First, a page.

Unexplained Neurologic Disease in Bald Eagles in Southwestern Arkansas and American Coots in Arkansas, North Carolina, and Georgia
American Association of Zoo Veterinarians Conference 1998
Kimberli J.G. Miller, DVM; Kathy A. Converse, PhD; Nancy J. Thomas, DVM, MS, DACVP
Biological Resources Division, National Wildlife Health Center, US Geological Survey, Madison, WI, USA


Morbidity and mortality in free-ranging bald eagles (Haliaeetus leucocephalus) and American coots (Fulica americana) due to a neurologic disease of undetermined cause, has occurred on three lakes in southwestern Arkansas, one lake in North Carolina and one lake in Georgia in recent years. A total of 58 eagles in Arkansas and an unknown number of coots at sites in each of the three states have been affected. The only consistent finding in affected birds was a microscopic lesion in the brain and spinal cord described as a vacuolar myelinopathy.1 This disease had not previously been reported in free-ranging wildlife. Extensive diagnostic evaluations, research and field studies have so far been unsuccessful in identifying the cause of these events.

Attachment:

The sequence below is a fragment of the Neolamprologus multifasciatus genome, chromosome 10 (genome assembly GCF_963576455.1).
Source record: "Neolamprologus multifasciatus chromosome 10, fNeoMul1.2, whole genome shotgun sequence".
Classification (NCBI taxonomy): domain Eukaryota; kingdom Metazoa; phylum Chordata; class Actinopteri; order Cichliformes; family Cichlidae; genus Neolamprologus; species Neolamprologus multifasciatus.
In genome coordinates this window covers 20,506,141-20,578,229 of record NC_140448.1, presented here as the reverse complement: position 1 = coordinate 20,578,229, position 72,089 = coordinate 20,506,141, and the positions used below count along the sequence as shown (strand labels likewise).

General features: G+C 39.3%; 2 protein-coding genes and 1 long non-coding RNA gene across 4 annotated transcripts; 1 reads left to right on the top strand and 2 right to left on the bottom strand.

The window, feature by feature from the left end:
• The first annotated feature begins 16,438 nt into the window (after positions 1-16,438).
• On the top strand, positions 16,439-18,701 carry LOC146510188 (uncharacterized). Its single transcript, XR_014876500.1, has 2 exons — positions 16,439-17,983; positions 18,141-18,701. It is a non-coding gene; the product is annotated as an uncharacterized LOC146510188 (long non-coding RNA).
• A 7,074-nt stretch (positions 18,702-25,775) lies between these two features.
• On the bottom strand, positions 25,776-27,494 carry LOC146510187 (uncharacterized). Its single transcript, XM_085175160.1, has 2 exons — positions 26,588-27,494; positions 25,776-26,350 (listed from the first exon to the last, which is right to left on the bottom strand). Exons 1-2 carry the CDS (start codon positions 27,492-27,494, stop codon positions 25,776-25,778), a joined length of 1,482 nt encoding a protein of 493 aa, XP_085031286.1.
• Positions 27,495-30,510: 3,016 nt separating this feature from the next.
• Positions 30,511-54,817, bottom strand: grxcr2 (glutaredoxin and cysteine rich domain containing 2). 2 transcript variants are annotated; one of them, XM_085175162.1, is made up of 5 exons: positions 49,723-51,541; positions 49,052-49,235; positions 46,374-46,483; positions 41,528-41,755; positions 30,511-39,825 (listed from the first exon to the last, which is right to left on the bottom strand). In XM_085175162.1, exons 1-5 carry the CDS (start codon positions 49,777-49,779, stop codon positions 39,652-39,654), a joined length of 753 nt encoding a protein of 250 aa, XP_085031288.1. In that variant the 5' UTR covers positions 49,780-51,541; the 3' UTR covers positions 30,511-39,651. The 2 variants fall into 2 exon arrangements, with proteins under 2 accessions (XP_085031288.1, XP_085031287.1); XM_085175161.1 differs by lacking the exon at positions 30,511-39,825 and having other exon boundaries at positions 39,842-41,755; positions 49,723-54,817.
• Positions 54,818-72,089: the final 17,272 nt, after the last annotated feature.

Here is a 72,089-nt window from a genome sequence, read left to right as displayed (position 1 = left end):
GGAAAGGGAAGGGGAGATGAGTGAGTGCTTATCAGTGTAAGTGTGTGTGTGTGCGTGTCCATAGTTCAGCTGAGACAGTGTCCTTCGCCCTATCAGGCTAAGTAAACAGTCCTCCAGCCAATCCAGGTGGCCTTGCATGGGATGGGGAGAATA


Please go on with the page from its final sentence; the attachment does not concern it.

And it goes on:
Literature Cited

1.  Thomas, N.J., C.U. Meteyer, and L. Sileo. Epizootic vacuolar myelinopathy of the central nervous system of bald eagles (Haliaeetus leucocephalus) and American coot (Fulica americana). Veterinary Pathology. In press.


Speaker Information
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Kimberli J.G. Miller, DVM
Biological Resources Division
National Wildlife Health Center
US Geological Survey
Madison, WI, USA

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